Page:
Read the full transcript below (*It is automatically generated using the zoom caption, I apologize for and typos or disjointed phrases)  10:40:02 Ok. 10:40:07 Hello, Andy, I’m so happy to have you with me today? 10:40:09 How are you, hey? I’m doing good how are you I’m great, I’m excited to have this conversation with you. 10:40:16 Thank you for taking time out of your weekend to talk about. 10:40:21 I think one of your favorite topics one of your passion topics. Am I? I don’t think i’m assuming too much by that right? 10:40:29 No autism is something I can talk about over and over and over and all day long. 10:40:32 So, and it’s so important so anyone who’s here right now. 10:40:35 Obviously you clicked on this. podcast you saw the title of it we’re talking about autism, but more specifically how one I want to touch on how we should be thinking about autism in 2,022 and then more importantly 10:40:49 how we can have these conversations around around our kids if your child is autistic, or you have siblings or friends, or even family members who just need a little bit of help. 10:41:04 Understanding everything that autism entails, and really the beauty of it, and how we can shift our mindset around how we think about autism. 10:41:12 So, andy i’ll let you give a quick introduction to yourself. 10:41:16 I don’t think I could do it justice but I just i’m gonna plug her instagram here, because she has some of the best quick bites. Sized infographics that give a lot of really good information that is 10:41:29 narrow, diverse, affirming, and is just really easy to understand things. 10:41:34 So andy. please tell us a little bit more about who you are where you’re from, and how you found this as your niche topic. 10:41:42 Sure. So my name is Andy. I am a speech language pathologist, and I live in Texas. 10:41:50 I actually work in the public school system, and that is how I got interested in autism assessment. 10:41:58 So I was on an autism evaluation team, and it was really I mean, I had always loved autistic kids like I just. 10:42:05 I had grabitated towards them, they were kind of my favorite, and then, when I started doing these evaluations, it really opened my eyes into what all autism was made me realize I had a totally missed kids because I 10:42:18 didn’t know what I was looking for. you know and then. once you start really doing that, and I had amazing mentors who I think, made or would make or break anybody who was doing that. 10:42:29 I just got really lucky and then, as I started Miss Bjp. 10:42:36 It was more on the speech side and then I was realizing people just didn’t know what autism was, and so when I would talk about that, it just got a lot of responses, and so it kind of evolved from helping parents 10:42:50 to work with their kids for teaching language at home to understanding autism. 10:42:54 And now it’s kind of just like a mix of everything because I can’t just pick one small thing there’s so many things to talk about, and I love that’s one thing I do love about Instagram is that it allows us 10:43:04 to first start with things that we think are our main passion topic. and then the conversation gets shifted, based on what people comment and questions they ask, and I’m like that is a great question. 10:43:13 And then you could dive into an entire series of posts and uncover so much more and learn so much more along the way It’s there’s definitely some cons to social media. 10:43:22 But right now i’m choosing to embrace all of the pros, because there’s so many things that I wouldn’t know today if it were not for Instagram like that same plane that Instagram has just really been a really 10:43:36 good place of support. but a lot of information and I think It gets a bad rap from people who are not on social media. 10:43:43 That’s a whole it’s a whole different conversation but i’m glad that you’re here. 10:43:47 And why don’t we start out there because you mentioned how there’s a lot of misunderstandings about autism, and I have experienced this both personally when I reflect things I used to think about autistic individuals before I 10:44:01 was an ot. But then, even as an ot when I would see a diagnosis on a client’s pay on a client’s form, or how I would think about them, when I would learn that I would get a new client 10:44:11 who was autistic. I had all these preconceived notions about them. But I want to hear from you and anyone who’s listening whether it’s new to you or you’re wanting to learn a new way to talk about 10:44:23 it, Andy, in 2,022. How can you give us a brief summary, or your best introduction to people who need to understand autism more like? 10:44:33 How would you define it to someone who doesn’t know anything about autism at all? 10:44:40 Sure. So I think the biggest thing is I mean, I feel like most people have heard of the word autism right? 10:44:48 And so they have. They already have ideas about what it means. 10:44:52 And so usually I tell people to just kind, of forget everything that you think, you know, because it’s likely based in stereotypes could be true for some kids, maybe even half the kids But it’s not going to be true for all 10:45:04 of the kids. So kind of letting go of some of that is, I think, huge. 10:45:08 First a lot of people. It was big for me and and it can really change how you view autism. 10:45:17 So when I am looking at a child for diagnostic purposes to see if they I do with educational eligibility, i’m looking at differences in 3 areas. 10:45:28 So the first one would be language development. So some kids will. 10:45:34 They can. They are late talkers, right? so We those are pretty stereotypical with the late talkers or non-speaking kids. 10:45:42 But a lot of people don’t realize that they could also have advanced language skills. 10:45:45 Really large vocabularies. And just how they develop language can be different. 10:45:52 The next area is socialization. So again, people think this means anti, social, and it doesn’t mean antisocial. 10:46:02 For some people it does mean they prefer to be alone. 10:46:04 But for a lot of people it means I want to be social. 10:46:07 I want to be around People I want to have friends but I do it differently, and sometimes that can not be welcomed from other people, because neurotypical people learn these really rigid social roles and autistic people 10:46:20 don’t have that so they didn’t learn it just by observing other people, and it doesn’t make sense to them if you explicitly say that to them so it can look very different. 10:46:30 But it’s just differences in how we socialize how we communicate in a social manner. 10:46:34 And then the last area covers a whole lot so it’s like the repetitive behaviors, or movements like flapping and finger posturing. 10:46:44 It could be re preferring routine. it could be lining up items, and then it can also be sensory differences. 10:46:51 And I know people listening to your podcast very familiar with that part. 10:46:55 And I get that question a lot. too, it’s like what’s the difference between spd and autism, and like Sd is just that one small part of autism. 10:47:05 And autism is really a huge umbrella of patterns of differences, and not just one thing. 10:47:11 That is a really great way to lay that out objectively for parents and I like how the language that you use keeps coming back to just they socialize differently, and they have differences in the way that their brains look and 10:47:25 it’s just the word different. I think is I think some even even the word difference, as we’re using it to be more neurodivers affirming just the idea of being neurod divergent meaning like a different pathway a different 10:47:39 just not the same as Uri. that makes sense to me. 10:47:43 But still some parents Hear the word different and feel like I don’t want my child to be different, and that’s when I when I can tell the conversation goes that way when I hear from parents who are like i’m concerned my child might be 10:47:57 autistic or i’m worried are they autistic and think a lot of that just comes from the misunderstanding that our culture surrounds around that. 10:48:06 And there’s some like that first step like you’re talking about. Forget everything you know about autism, because that’s that inner work. 10:48:13 I think that parents need to come to terms with before now. 10:48:18 Obviously, i’ve seen on your instagram, and one of the other like little niche expertise parts that you have is the that autism and girls looks different. 10:48:28 And so the main question I have in regards. to that is I get a lot of dams from parents, and I’ve thought this as well where people are like. 10:48:35 See my daughter might be autistic might not be autistic she’s right on the border. 10:48:38 I know girls present differently. we’ve had her tested they said no. 10:48:43 I still think she might be what should I Do i’ll tell you what I end up suggesting how I talk about it. 10:48:50 I’m curious about what you think as well my thought is and this is my thought process for me with my daughter is I’m not totally sure yet what I haven’t fully ruled out autism for my daughter, and i’ll say that people ask 10:49:02 them all the time. Every professional I quickly consult with says no right away. 10:49:08 But I have in the back of my mind that I know. 10:49:12 Autism looks different and presents different girls, but i’m like much do I even really need to push for that label or for that particular diagnosis, because i’m not looking for a particular service that needs that autism 10:49:25 diagnosis, even with the insurance I have they said Even if she worked to have a diagnosis of that, it still would not it doesn’t automatically qualify her for ot. 10:49:33 The only thing I really want for my daughter is ot services and some play therapy services and an autism diagnosis doesn’t guarantee that. 10:49:41 So what does that label really truly mean to me or my daughter? 10:49:45 Even like in the future, right, because I already educate her that her brain learns differently, and that she’s narrow, divergent. 10:49:52 And that’s a beautiful thing and our brains are different from each other. 10:49:55 So she’s already got that resilient language and confidence that i’m trying to build for her. 10:50:01 But I’m. Curious what you say to parents who are like i’m on the fence does this matter? 10:50:08 Why would I need to know? Yes, or No, if my child checks these boxes to get some code that says there are autistic. 10:50:17 What’s your take on that? sure so I get that question a lot as well, and I think a lot of people aren’t as equipped as you are. 10:50:27 So like I think for your personal experience I feel like that’s gonna kind of cover your bases at least while she’s young, right 10:50:34 And then, but for most people, my recommendation is to 10:50:41 Get those services while you can I know you’re trying really hard and it’s it’s not an easy thing to do for me getting my child, and ot was super easy like It was it took me a week you know 10:50:55 so it just kinda depends on how that is as far as services. you don’t necessarily need a diagnosis when you’re child’s, 2, 3, 4, as long as they have support However, as they get older, knowing how their brains 10:51:09 work can really be game changing, especially for girls, because we know that undiagnosed autistic girls are at risk for a variety of things. 10:51:19 A lot of mental health. you know. suicidal thoughts or even attents. 10:51:25 Eating disorders sexual abuse there’s so much that knowing why they’re different how their brain works and really specific information about that can really change that those teenage years that early early twenties where we see a lot of these 10:51:43 undiagnosed women have mental breakdowns and really reach out and need support, and then get diagnosed with bipolar or schizophrenia, even when it’s really just autism and their social yeah, I think as 10:51:59 you’re saying that it makes me it definitely validates the the route that i’m taking sort of how I explain to parents of whether or not you get this label for autism. 10:52:09 If it’s for validation. if it’s for proving it to so so and so’s professionals, or the teachers, or whatever it is for you and your child, the way I talk about is just think about it like functionally like talk 10:52:21 about how your child things that your child really enjoys things that they really are good at, things that they need extra help with. 10:52:29 And what are those things that help them, so that in the future they know to ask for those things, or they know why a certain subject or part in school is hard for them. as you were talking, I was kind of like fast forwarding and 10:52:41 envisioning myself, you know, with with my daughter going through all the stages of her life. 10:52:46 Maybe when she’s going through puberty or in high school or in college, and she’s experiencing hard times, and I imagine myself having a conversation with her, saying, you know we never got you diagnosed as a child because I was supporting 10:52:59 you enough. If this is something you would like to pursue for something that you would like. Let’s you know. 10:53:05 Let’s do that because I know oftentimes a lot of people are getting diagnosed later. 10:53:09 But I am so on this journey of trying to be as transparent as I can with my daughter through everything. 10:53:17 Mostly because my parents were not like that, like they tried to shield me from everything and keep me in a bubble which is at the end of the day, like their intent, was to like show me love, and keep me happy but I am more of the intent. 10:53:28 of like I don’t want to keep secrets from my daughter and I want, and I also don’t want to add to the stigma of well, why didn’t you talk about it because you were scared of it? 10:53:37 Or anything like that. right? So I think parents who are listening if you’re noticing something, and you need to search for an assessment to have more of a focus of what service to look for or how to help your child to read the 10:53:51 right books to get that that makes sense But if you Feel like you are doing like you feel good with the way that you’re parenting at home, and you have their supports down at school. 10:54:01 You don’t have to have that diagnosis. just make sure that your child is included in the way that you are supporting them and think about things that they need help with so on. 10:54:12 That topic. I want to ask you if you could give people an example of because there’s a lot of talk about being neurodverse affirming when we’re talking about autism. 10:54:22 And also talking about like a strengths based approach when we’re talking about therapy or working with autistic individuals. 10:54:31 Can you give us a rundown of what that might sound like? 10:54:35 Sure. So tell me the first one again. Yeah. So my first one is how neuro, what it sounds like to be neur diverse, affirming, and what exactly that means. 10:54:48 And maybe like the opposite of what that is, and how we want to shift to talking about neurodiverse affirming, which I think under that would be the strength-based approach. 10:54:56 And if you could also define or give examples of what that means, like in a therapy lens, Sure. 10:55:04 So neurodiversity. affirming basically you’re saying to a child as they are, I accept you your thoughts your feelings. Your experiences are valid, and there’s not a right brain like there’s not a right way to 10:55:18 think, and there’s not a right way to be or to act and so like your experiences are valid. and I think, also recognizing that you know that autistic people communicating with autistic people are very saddam 10:55:38 Hussein. Yes, there we go okay, so hey? I it’s I I can’t think of that, like there’s a phrase that I wanna say, and it’s just like not coming but so we’re notistic people speak to 10:55:54 other autistic people. They are satisfied with their communication experiences because they have similar communication styles. 10:56:02 When neurotypical people communicate with neurotypical people, they are satisfied with their experiences because they have similar communication styles. 10:56:08 When autistic people speak to all list, or non-atistic people, even if they’re narrative urgent. that’s where there tends to be a problem, because there’s different communication styles so what they’re 10:56:20 doing is not like wrong or the bad way. and what what neurotypical people are realistic People are doing is not the wrong, not the wrong or bad way, either. it’s just different. 10:56:31 And so we all mean to learn and work on that communication together. 10:56:35 Not just one person and then for the strength based really just building off of a child’s interest building off of things that they are good at rather than saying, Oh, you can’t do this so let’s do this let’s make 10:56:50 it important to you let’s pick what you like to do and then I will incorporate some of these really important life skills that you do need to learn into that. 10:57:00 And so that can look a really big variety of ways. 10:57:04 So. because I am have kids who I work with who are in fourth or fifth grade. 10:57:10 I have an autism, self advocacy group and in order to begin my group. 10:57:14 You have to know that you’re autistic. and so it’s really freeing for them, because we’re talking about it openly, and we’re accepting it, and we can talk about different things like when allistic. 10:57:27 Or non-autistic people communicate. I might give you a super sneaky conversation. 10:57:32 A lead is what we call them and it might look like i’m just making a statement. 10:57:38 So I went to the zoom and secretly I want you to ask about my trip to the zoom, and that’s like all other allistic people, know that that’s what they need secretly and not saying it, or giving you any 10:57:51 unwritten rules Yes, and so and So i’m like I can teach you how to recognize these. 10:57:57 If this is something that’s important to you but you don’t have to do it. 10:58:01 If you don’t want to. right so like how kinda giving them. That power of this is how you can understand things. 10:58:08 But you get to do what you want and here’s how you could advocate to tell people what you need. 10:58:12 So if you want me to ask you a question about your what you did I need you to just tell me or to say ask me about it, and I will, and we’ll talk about it, you know. 10:58:23 So. it’s really cool to be able to do that I wish that we lived in a world where I could do the same thing to allistic kids. you know, and that would be such a great thing for including everybody and maybe one day 10:58:37 that that can be a thing. I do it in my speech groups. if you’re not autistic. 10:58:42 We do talk about those 2 different things. but I don’t have access to all of the Jen ed kids right so 10:58:50 That needs to be university worldwide. Yeah, that needs to be like a schoolwide curriculum at some point like they have like social emotional learning like once a week like my daughter has like they should do a whole month, on learning 10:59:02 about autistic brains in a neurodiverse affirming way that doesn’t hear. people are just like including it, even into what they already have on that social emotional, because like I work in a school. 10:59:15 I know teachers have 18 h worth of stuff that They magically have to squeeze into a 7 h day, you know, so it’s not really fair to say this is all on teachers. 10:59:25 I think parents really have an important role in that as Well, That’s why I released my how to talk to kids about our system to kinda help you . 10:59:34 Have those conversations. but it is it is hard to squeeze that in because it’s not a priority to most non-disabled people right? 10:59:45 But we need to make it to be one yeah and that’s what I always saying for every everything about and everything about talking about neurodiversity. 10:59:53 I’m always saying like it always starts at home parents like what I share, and what we talk about on our instagram is mostly towards parents or therapists who work with no divergent autistic children, and we’re giving them tips on 11:00:04 how to support them, but like I love when I get messages from neurotip parents of neurotypical kids and teachers who are like I had no idea like I’m going to change the way. i’m thinking about it. 11:00:17 Today, and that’s it’s such a bigger like system-wide. 11:00:19 I feel like everything we talk about, not complain, but bring to light about these concerns always the health care system, the education system, like everything, needs to start from the top down. 11:00:30 But we’re trying to work at it as best we can locally with our own schools, with our own teachers, and our parents. 11:00:39 So home. Can you give us an example let’s start with autistic children? 11:00:43 How you said the requirement for them between the group obviously is that they need to know that they’re autistic, and I think that that’s a really big piece that parents struggle with one. 11:00:54 Should I tell my child too? When should I tell my child? 11:00:56 And 3. How should I tell my child? Can you give us a quick rundown of how you would advise a parent if they were coming to you to ask you that question? 11:01:07 If they maybe just got that diagnosis for sure. 11:01:09 So if your child is like under 5, and you just got that dive, I would be sure that when you are having conversations about autism not necessarily about your child, right? 11:01:21 Because we all have feelings about our kids. that we don’t need to say in front of our kids, when you when your child is near we can talk about autism to your partner in a positive way. 11:01:33 You don’t have to say any any any relation to your child, right? 11:01:37 So just have that word a household word so it’s not a bad word. 11:01:40 It’s just a word that we hear in our house and then I I think if if your child’s for 3 4 as long as they’re you know if you think that they’re able to comprehend we can start 11:01:52 having that conversation, if you’re not sure that they’re able to comprehend. 11:01:57 You can still do short things like you can read books about autism, and you can kind of incorporate some of that into your day and assume your child understands right. 11:02:04 So we want to assume that they have that competence and not that they don’t. 11:02:10 Because the worst thing they’re not ready and they don’t understand it. 11:02:13 But nothing bad happened right and so I think having that conversation early on 11:02:19 It’s a huge advantage to kids and then as far as how to have it. 11:02:26 If You’ve already had been using the word autism and if you’ve been using the word you know talking about differences or disabilities. 11:02:36 I think that that kind of is easier to kind of sit than down and say there’s something I want to tell you. 11:02:40 If they can remember going to the doctor. You could talk about that, or you can just say you know, I want to tell you that your brain is different from other kids or from some other kids, and that differences are a really good thing. 11:02:57 Right. Sometimes we hear differences, and like you said parents are afraid they don’t want their child to be different. 11:03:03 And my house, like the word weird is a compliment, because we are all weirdos, and if we weren’t weird, we would be incredibly boring right like that would be so bad. 11:03:12 So if somebody says to me, i’m weird i’m like Oh, thanks! 11:03:16 You know, and so I think if we’re kind of modeling some of that, too. 11:03:19 That gives our kids power because they are going to be called weird right like It’s just gonna happen, even neurotypical kids are going to be called weird. 11:03:28 But we know that kids that are narrative or they’re gonna get called weird and and they are weird like i’m weird. 11:03:34 We’re all weird and it’s not a bad thing right So as long as we kind of give them that power, and they can say, Oh, thanks! Oh, that’s cool yeah, I am i’m proud of it. you know it kinda takes away that power of that 11:03:46 name calling but really just kind of having the conversation really openly. 11:03:52 So autistic communication is incredibly blunt, so your kid will benefit from you, being incredibly blunt, like I am. 11:04:00 I am AdHD, I naturally am quite blunt 11:04:05 And now that I am super familiar with autism, and I just know that I can interrupt and say you really blunt things that I need kids to do. 11:04:15 And they respond really Well, i’m like oh this is such a great communication style and I’ve actually got a new one, too. 11:04:28 Yeah, it’s completely different from what allistic people view is rude. 11:04:32 And so when I do those things they’re not saying it’s rude, i’m helping them, you know, and so I think kind of keeping that in mind as well. 11:04:41 The biggest challenge to that is the parents feelings about autism and about how their child might react. 11:04:48 But I would say 90% of the time because like okay yeah And then it’s the end in the parent like bricked out for months and months and months about how to have that conversation and kids, like whatever Well, that’s why I 11:05:00 was thinking, too, I almost think, like step 0 or like a prerequisite to even talking to your child is really make sure that you’re in a good place like you have to process that as a parent. to and if There’s something if this is something to 11:05:11 you like This is like you know like i’ve i’ve spoken to some clients who like I worked with them for years, and they didn’t get the autism diagnosis until like after working with them and it was like a big thing for the parents 11:05:24 and every feeling that you have is valid. But I would make sure that you settle with that feeling and the processing of that before you have the conversations with your kid because you do want to introduce this to them in a positive light, and 11:05:37 a in something that’s not going to make them feel like a different kid from the day before. 11:05:43 The diagnosis like that’s the end of it is you have the same kid. 11:05:46 This isn’t a prognosis to like something like this means for like that’s not that it’s literally just like a guide. 11:05:56 For like how you can think about how to best support your child like you just were almost given like a little secret cheat sheet of like. 11:06:02 Well, now we know that their brain works this way so now let’s focus on this. 11:06:04 And now there’s no guessing and Now you’re given the code, at least to work better with your child. 11:06:11 But there is some processing that parents have to have do you know, for, like the younger kids, or if you know, if there’s parents here who want to start doing this work now before a diagnosis, or don’t have any neuro divergent, kids in their house, and we want to start 11:06:28 having these, like casual conversations, to not make autism a bad word, or anything like that. 11:06:35 What are your favorite books for young children? If you know of any off the top of your head, or shows? 11:06:42 And the one show that i’ve only seen I know sesame Street. 11:06:44 Sometimes has a character that’s that’s autistic and then Daniel Tiger has an episode with an autistic class classmate that joins the group. 11:06:56 So you can like start that way if your child likes those shows, and then jump that off of that. 11:06:59 But i’m curious. if you have any off the top of your head that you like to recommend to families to start introducing it. 11:07:05 Yeah. So I actually just recently read that Thomas is adding an autistic character. 11:07:10 And I’m really excited about that, because Thomas very common. Yeah. 11:07:17 And specifically, Thomas is a very common special interest. 11:07:21 But the ones you mentioned were the other ones that I know and I don’t really know anything about the Thomas. 11:07:25 I just heard that that was going to have it 11:07:28 And then as far as books. at for younger kids I like all my stripes. it’s about a zebra, and who’s different? 11:07:37 And then also. I like my brother auto and that one’s good for aac use, too, because auto is an aac user. 11:07:47 And then mine is minus for older kids, though so like 7 and up, cause it’s very text heavy. 11:07:54 It’s just how to talk to kids about autism and that aims for allistic kids. 11:08:01 So just to kind of get that conversation going it would be good if you’re not quite ready to talk to your child about their own diagnosis. 11:08:09 It could be a good intro and then i’m working on a it’s not quite a book. 11:08:16 It’s more like a pdf with a like a comic for kids. 11:08:19 How to tell your child they’re autistic and like you said the first parts are walking parents. 11:08:25 This is the steps that you need to do for yourself before you have this conversation. 11:08:31 And then just like a story that they could just read to their child. 11:08:36 To take away some of that. The emotions that parents have in the the stress that they feel about saying that to their child Here it is in this story. 11:08:45 So i’m really excited about that i’m not sure when it’s going to be ready. 11:08:49 We’ve been working really hard on that and then on the autism handbook for kids, and that’ll be for kids who already know they’re diagnosed and Then it’s gonna go over everything which laura helped 11:09:01 wrote some of the pieces it’s so good i’m so excited I’m really excited for your comic strip thing. I didn’t know the that was going to be a separate resource that’s going to be very 11:09:10 helpful this talking like step-by-step parent like walking parents through it that’s really great that’s a good. 11:09:17 That’s a good list of stuff so we’re gonna put a link to all of those books and andy’s resources in the show notes. 11:09:22 I want to go back and ask you a question because we were talking about how we don’t want to place so much pressure on autistic individuals to have to match the communication styles. 11:09:37 Of non autistic individuals. But we’re still wanting to help them Understand? 11:09:43 Right understand how they communicate, why it might be hard and why it’s different. and all of that one of the top concerns that I hear from parents when their kids are so young. 11:09:54 Autistic or not even just emotional regulation stuff, sensory stuff. 11:09:58 A lot of them jump to the future and Are like well How are they going to deal with like employers or like partners, or like things when i’m not there to explain their qualities to their employer, or like I know? 11:10:10 They’re gonna have to like I understand I would love all these non autistic individuals to just be nice to my kid. 11:10:16 But like, are they going to get hired? Are they gonna like, make it in the workforce like? 11:10:22 What do you say to those parents? or how Do you Yes, but that is a valid, valid concern to have and it is something that people are going to face. 11:10:33 Really, I mean throughout their lifetime so I actually have an aunt who I told her she was autistic which she was like. 11:10:42 I don’t know 50 something and and she’s like like it just changed so many things for her she’s like that makes sense. 11:10:53 That’s why, when I moved my body like this I feel ashamed because somebody told me to stop, and I never knew what that energy was, and i’m like it’s simming you know or like some somebody asked her Shit parkinson’s 11:11:04 last week, and I was like, and she was like I think it was just nervous. 11:11:07 It’s a tick and i’m like you’re stimming, you know, and so just kind of having those words can be really good, and she actually disclosed she sent us she told me that she told her boss i’m on 11:11:19 the autism spectrum that’s what you know and I was like you’re regulating your body, you know. 11:11:25 And so, as I give her those words it helps her to kind of self advocate some of those things, and she’s like my boss just keeps telling me things, and she’s not telling me what she really wants and i’m like you just 11:11:37 need to tell her that you need her to explicitly tell you things because other people understand what she’s saying. 11:11:46 Just just don’t understand that because that’s not how you communicate. 11:11:47 Yeah. So you really this is why it really is important to not shield our kids from the things that they need support with. 11:11:57 And to understand how they work. But would you say that if you were like applying for your first job, or even your career out of grad school or college? 11:12:11 Would you like, disclose that on like an interview, or like on an application like? 11:12:16 What would you suggest? I think that’s a really hard decision to make? 11:12:20 And it would be really case by case which makes it really difficult for me to like coach somebody on when to have those conversations. 11:12:29 I know a lot of people don’t like to do it right away. 11:12:33 And you know I think it’s a I think it’s a personal decision for for sure, because there are people who will think bad things about autism. 11:12:42 I wish that wasn’t true but but I think I would recommend being in a safe place. 11:12:48 You know, safe to say that for some autistic people that’s the second You meet somebody because they are very over sharing, and like to just say everything you know. 11:13:00 So for some people that can be what they do, and then for others. you know. 11:13:04 Wait until you feel safe. So not saying it quite right away. 11:13:10 And then also, I think this kind of leads into talking about masking. 11:13:14 So you know we always hear masking is such a bad thing, because when you do it all of the time it’s exhausting, it can lead to dysregulation. 11:13:25 Meltdowns everything like that but I think something that’s really powerful to tell kids is that you can choose to mask when you want to mask, and it’s not like this only only a bad thing right? 11:13:37 So like, if you need to mask during a job interview. 11:13:40 If you need to mask and order to be safe if you need a mask when you’re having conversations with the police officer or your boss, you know that it’s it’s okay to do that when you when you feel you 11:13:50 need to but also recognizing that there should be safe spaces for you where you can unmask and you can be yourself, and that really you need to be looking for those unmasking safe places to be available to you as much as 11:14:06 possible that’s not kind of just living self advocacy as Well, that’s an interesting perspective. 11:14:11 I never heard of. I just always hear that first point that you talk about where adults autistic people are sharing. 11:14:18 How masking has impacted their mental health. and just how drained they are, and that makes sense. 11:14:25 And I didn’t think about the other part where it can be like used like like intentionally used like Okay, I’m going for this interview for 1 h. 11:14:33 I’m going to rest as much as I can right before clear out the rest of my day, because probably masking after an interview, and all of that seems really cognitively toasking Yeah, That’s such an interesting. 11:14:45 Point. I have 2 more questions for you. One of it is kind of a follow up to what we talked about earlier, where we shared some books, to books and language, to talk about your child, to talk to your child about a diagnosis or 11:14:57 about being autistic. Is there anything you would change, or anything? 11:15:00 You would add to that? Or is it the same if we were talking to their siblings to understand their siblings? 11:15:07 Neurodiversity anything specific that we would add or would it kind of just say you would say those things. 11:15:13 But say that’s your brother like I think a lot of times siblings. need to understand everybody’s needs because a lot of times they feel like they’re autistic siblings are prioritized because they 11:15:26 have more needs. right, So I think, having those conversations we love you. 11:15:31 You are important. We want to support you at the level that you need and we also want to support your brother or your sister at the level that they need. 11:15:40 And sometimes those things can change right. So sometimes your brother might need a little bit more support. 11:15:45 Sometimes you might need a little more support, and we are here to you know, to love everybody and to support everybody. 11:15:52 But kind of give them an idea of like what autism is, and how their sibling might be experiencing the world, and how that could be really difficult for them. 11:16:04 You know, or like, if a lot of times we see the meltdowns and autism. 11:16:07 So just kind of understanding having those conversations about why that’s happening 11:16:12 And and you could support your sibling just like your sibling will sometimes try to support you when you need it. 11:16:16 You. These are things that you can do, and I think having them involved in a lot of that can really help with jealousy, but also just like that sibling relationship overall. 11:16:28 Yeah, that jealousy and feeling like they, the autistic sibling, gets so much of the attention and support. 11:16:35 I hear parents struggle with that a lot so hopefully that’s helpful for anyone listening. 11:16:40 I would pick time to like to spend with your not autistic child. 11:16:45 That’s really specific. and intentional and maybe let them pick what they want to do, you know, So you have 15 min before bedtime, and it’s just gonna be me, and you and you get to pick We can draw. 11:16:55 We can read. we can, you know, do whatever. and, you know, put your phone away, and 100% of your attention on that child. 11:17:02 Would you suggest having that conversation of like? you have autism, and your brother has autism like separately? 11:17:07 Or is autistic, and your brother is autistic separately you know what I’m saying, like introducing the child to their personal diagnosis. 11:17:16 And then talking to the sibling about it like that Separate, I think it. 11:17:21 I think that would be like an individual family decision, depending on on how old everybody is, and what they have already recognized. 11:17:29 I think, for some families that would be beneficial to do separately. 11:17:31 But I think some families would do really well to have it together. 11:17:42 Yeah, yeah, everything is case by case, right? I know it’s so hard to get. yeah, Yeah, of course I know I totally get that. 11:17:44 Okay, So I want to end with. Do you have a top list of Instagram autistic voices Who people here should listen to. 11:17:50 I love sharing Nicole Paris! she sounds of the forest. 11:17:54 She was just on Tiktok now she’s on Instagram as well, and I have a podcast episode with her episode. 11:17:59 12 I believe if I didn’t want to know what’s going back and hear it. 11:18:02 But I I hear from so many parents when I share these videos, they feel like It’s like a healing part of their process, and they’re just like, oh, this just gives me so much hope and it makes me feel better and as 11:18:15 therapists and teachers. We need to continue hearing from the true autism experts. 11:18:21 The people with lived experience being autistic. so do you have your favorite creators that you want to share on here, and i’ll add them to the show notes as well. sure. 11:18:29 So. my very favorite is the autistic cats, and they no longer post but they I know I was so sad. 11:18:40 But they have all of their old posts are are still up, so they didn’t close their account. 11:18:46 So if you were like gonna go binge through something, I would definitely recommend them. 11:18:54 And then I love also nerd divergent Lou. 11:18:58 She is a teenager, believe it or not, and she just explains things so well to kind of understand the autistic experience. 11:19:09 And then I like theidgets and prizes Well, she she’s autistic, and her she has kids that are on the autism spectrum as well, and at varying presentation. 11:19:20 Levels. and so I think that’s a really important perspective as well, because she’s also black, and one of her kids is an Ac user 11:19:28 So like a whole lot of information from her to really challenge your own thoughts, because she’s very big into advocacy. 11:19:38 Very honest also, and so I really like learning from her as well. 11:19:44 I also want to add in their Ni functioning auto. 11:19:47 Yeah, I really like them, too. Those are great accounts so there’s some that I hadn’t heard of those first 2 that i’m gonna definitely check out myself. 11:19:55 So anyway. thank you for that. So before we sign off, can you give us another rundown of how everyone can continue learning from you where they can connect from you? 11:20:05 And another shout out to your amazing resources that are coming up in case everyone wants to hear it again. 11:20:08 So I am on Facebook and Instagram, Mrs. Speechy P. 11:20:14 And my the products that I already have out are the autism handbook. 11:20:21 That would be for parents or for therapists who are looking to share information with parents. 11:20:28 That kind of talks about autism from the new perspective of not that or wrong. 11:20:32 But we are validating experiences, and we are sharing information in a positive way that also kind of reflects parents feelings because we we all have feelings, but our kids. 11:20:42 We don’t always love our feelings that We have about our kids. 11:20:47 Our feelings are not all rational, you know. so it kind of covers all of that by validating parents and giving them tips to support them. 11:20:55 And then the other one that I have out is how to talk to kids about autism, and that again aims for allistic or non autistic kids. 11:21:02 Ideally, it would be like a genet classroom would be the target. 11:21:06 Audience for that. but it would be good for siblings or just kids that you have at home. that you want to start opening the conversation, and then my upcoming products, which i’m super excited about and working on finalizing and 11:21:21 illustrating is the autism handbook for kids. 11:21:25 And what I found was people were using the Autism Handbook with their kids to kind of help, explain autism and help them learn about autism. 11:21:34 But, like I mentioned earlier, it was kind of aimed towards parents and their emotions. 11:21:37 And so this is going to be more aim toward in kid friendly language, with comics and illustrations. 11:21:47 Less text to kind of go over a lot of the things that autism, what it means, what it could look like, what is stimming? 11:21:54 What is, How can I recognize my sensory needs kind of have going over all of those things that would be needed prior to being able to really accurate effectively self-advocate? 11:22:08 And then as soon as that’s done we have i’ve already started on it. 11:22:12 I got a big bulk. but i’m really pushing the the Kids handbook before I work on the how to tell my kid they’re autistic, and that’ll be i’m so excited about this so 11:22:20 it’s gonna walk through all the things that parents need to do before they have the conversation. 11:22:25 And then comics for kids at varying ages so you know it’s not just the one time conversation. 11:22:33 It’s gonna be a conversation over time you’re gonna have to have it more than once. 11:22:37 I think a lot of people make that mistake we’re just gonna talk about it once, and then we’re never gonna talk about it again, which adds to the stigma right? 11:22:43 Makes it seem like it’s bad but that’s not what it is so hopefully to have all of that out definitely by the end of this year yay. 11:22:52 Oh, I am so excited for that. so i’m gonna put as many links to live products that she has in the show notes. 11:23:00 And then you can just stay tuned on her Instagram and her website for all of those things to fully launch. 11:23:05 But thank you so much for giving me. Yeah, as soon as we can share my website, and then they can get on my email list, and they’ll be notified whenever new products are out. 11:23:17 I’m always encouraging people to get on email lists because you never know when Instagram is going to act up disappear. 11:23:26 One day I keep saying so. Get on those terrifying. 11:23:32 Get all those emails. Well, thank you. Thank you so much for having this conversation. I think this was very valuable, and I learned a lot, and I hope any very everybody listening feels more equipped coming out of this either with something new to try 11:23:47 either something new that you learned or just the validation that You’re doing everything that you already should be doing.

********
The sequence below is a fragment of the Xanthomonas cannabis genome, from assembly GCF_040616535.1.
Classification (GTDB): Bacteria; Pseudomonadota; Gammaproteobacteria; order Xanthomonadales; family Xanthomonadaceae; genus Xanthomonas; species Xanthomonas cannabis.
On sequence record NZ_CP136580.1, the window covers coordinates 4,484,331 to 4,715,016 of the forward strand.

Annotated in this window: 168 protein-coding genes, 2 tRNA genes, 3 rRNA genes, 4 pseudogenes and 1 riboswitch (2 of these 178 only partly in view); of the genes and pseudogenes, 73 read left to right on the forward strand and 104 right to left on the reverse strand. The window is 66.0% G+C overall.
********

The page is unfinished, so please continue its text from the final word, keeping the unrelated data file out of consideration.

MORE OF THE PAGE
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Laura Petix, MS OTR/L

I’m an enneagram 6, so my brain is constantly moving. My OT lenses never turn off and I can’t “un-see” the sensory and other developmental skills that go in to literally every activity. I love taking what I see and breaking it down into simple terms so parents can understand what goes into their child’s behavior and skills.